Contracting with a home warranty company can be a double-edged sword. On the one hand, it is tremendous peace of mind to know that when an appliance or home system fails, the repair will only cost you the designated co-pay you have contracted for with the home warranty company. On the other hand, warranty insurance for the full replacement of big ticket-items, like the replacement of your home’s HVAC system, may fail you in the end. Home warranty contracts often have small print in place that may leave you holding the bag for the entire replacement—and often, you don’t see that contract until you’ve signed up for your plan. A questionable practice and a bait-n-switch, of sorts, as the online plans you are able to read through when selecting a company are mere outlines of the actual plan you will be buying into. There is currently a sizable class action suit in progress, spearheaded in one place by the Attorney General’s Office of Arizona, against a high-profile home warranty company for regularly evading the replacement of spent appliances and home systems by using contractual loopholes and technicalities to evade their commitment to their insured homeowners. In researching the suit for this maintenance article, it was learned that even the top-rated home warranty company in the country has only a B-rating with the Better Business Bureau. In comparison with the other companies out there, however, it shines. Not very encouraging, making it all too likely that the peace of mind you are paying for will fail you in the end. And the letdown will be a sizable hit to your pocket. The cost to replace an HVAC system, on average, is $7,000, with a range between $5,000 to $10,000, depending on the size of your system and where your home is located.
So, what is a homeowner’s option? Well, regular maintenance of your HVAC system to give it the longest life possible may buy you the time you need to bank those home warranty premiums so the replacement cost is at hand and under your own control when the inevitable happens. A simple checklist, followed faithfully every year and pared with diligent saving, may be the best solution to this home warranty dilemma.
Change Your Filters
Changing your air filters every 1-3 months is an easy task and a tremendous aid in keeping your HVAC system performing at its optimum level. If you have allergies or pets in your home, you may consider replacing your filters more often. A filter rated MERV 7-11 is recommended. A filter offering more resistance will reduce airflow and put unnecessary strain on your system, negatively affecting its efficiency. Filters to an air purification system should be maintained according to the manufacturer’s instructions, and ductless systems require their filters be cleaned or changed, as well.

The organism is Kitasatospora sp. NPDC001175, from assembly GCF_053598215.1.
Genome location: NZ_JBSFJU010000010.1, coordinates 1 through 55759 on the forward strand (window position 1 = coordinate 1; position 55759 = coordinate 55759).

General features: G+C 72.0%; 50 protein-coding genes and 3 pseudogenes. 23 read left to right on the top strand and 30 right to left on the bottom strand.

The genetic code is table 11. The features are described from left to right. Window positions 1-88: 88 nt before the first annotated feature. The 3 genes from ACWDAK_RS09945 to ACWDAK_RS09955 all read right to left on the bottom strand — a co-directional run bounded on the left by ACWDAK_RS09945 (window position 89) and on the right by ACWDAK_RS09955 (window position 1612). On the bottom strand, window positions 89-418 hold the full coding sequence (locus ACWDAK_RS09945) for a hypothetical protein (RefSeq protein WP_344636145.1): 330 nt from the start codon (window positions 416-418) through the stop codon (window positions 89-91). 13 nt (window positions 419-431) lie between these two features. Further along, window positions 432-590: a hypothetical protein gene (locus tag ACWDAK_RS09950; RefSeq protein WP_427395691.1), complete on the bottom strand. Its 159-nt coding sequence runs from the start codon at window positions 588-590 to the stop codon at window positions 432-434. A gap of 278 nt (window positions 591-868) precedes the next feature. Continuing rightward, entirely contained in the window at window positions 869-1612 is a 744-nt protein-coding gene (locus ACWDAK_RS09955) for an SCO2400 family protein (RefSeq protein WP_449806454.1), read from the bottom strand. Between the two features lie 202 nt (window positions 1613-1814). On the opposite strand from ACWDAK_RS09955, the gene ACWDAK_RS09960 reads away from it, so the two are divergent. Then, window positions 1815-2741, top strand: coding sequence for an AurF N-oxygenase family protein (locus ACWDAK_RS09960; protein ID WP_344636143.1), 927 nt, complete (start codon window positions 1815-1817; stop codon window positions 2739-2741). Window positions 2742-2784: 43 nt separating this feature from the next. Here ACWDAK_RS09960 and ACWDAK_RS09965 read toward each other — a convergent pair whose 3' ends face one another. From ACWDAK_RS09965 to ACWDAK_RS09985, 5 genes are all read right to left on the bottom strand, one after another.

Clean Your Condensing Unit
Most air conditioners have an outdoor condensing unit/heat pump sitting outside with a fan on top to disperse heat in the summer. The metal fins on the condensing unit frequently get clogged with dirt, pollen, and yard debris. Once each season, spray the outside of the unit with a water hose to clean it. Pressure washing is not advised as it will permanently damage your unit.
Create Clearance Around Your Outdoor Unit
Clear away all build-up of leaves and vegetation that will interfere with the air flow of your outdoor unit. Trim bushes or trees around your unit, giving the unit a clearance of 2 feet on every side. Monitor cottonwood trees, especially, as they give off excessive pollen and can seriously clog condensing units.
Check the Drainpipe and Drain Pan to Your Evaporator Coil
Check your HVAC system’s drainage pipe and pan often and clear away any blockages of algae or mold that sometimes build up within the system. You can vacuum out any clogs and clean all surfaces with bleach. Failure to maintain your drainage system may result in severe water damage inside your home, especially if your system is in your attic. If this is the case, there are “ceiling savers,” the homeowner can install, devices that will switch the system off if a blockage is detected.
Call in a Professional for Regular Maintenance
Contract with a licensed professional to perform preventative maintenance on your system twice a year to flush coils, check the drain pan and drainage system, vacuum the blower compartments, check voltage and refrigerant levels, assess furnace operation, and look for loose or worn-out wiring. Spring and fall are the best times for these service checks to take place.
If you have had a positive experience with a home warranty company who replaced your HVAC system without any contention, please share it with your New Town neighbors, if you would.